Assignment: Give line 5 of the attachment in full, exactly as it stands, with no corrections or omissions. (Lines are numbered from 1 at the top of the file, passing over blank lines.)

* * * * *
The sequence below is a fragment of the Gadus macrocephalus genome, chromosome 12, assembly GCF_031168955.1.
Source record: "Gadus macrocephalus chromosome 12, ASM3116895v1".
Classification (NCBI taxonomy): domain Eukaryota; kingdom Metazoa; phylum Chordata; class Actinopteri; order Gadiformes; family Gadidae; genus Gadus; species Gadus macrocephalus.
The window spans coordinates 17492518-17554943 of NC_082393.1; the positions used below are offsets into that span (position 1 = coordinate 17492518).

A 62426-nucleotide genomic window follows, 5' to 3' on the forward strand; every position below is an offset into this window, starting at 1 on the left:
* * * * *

A 62426-nucleotide genomic window follows, 5' to 3' on the forward strand; every position below is an offset into this window, starting at 1 on the left: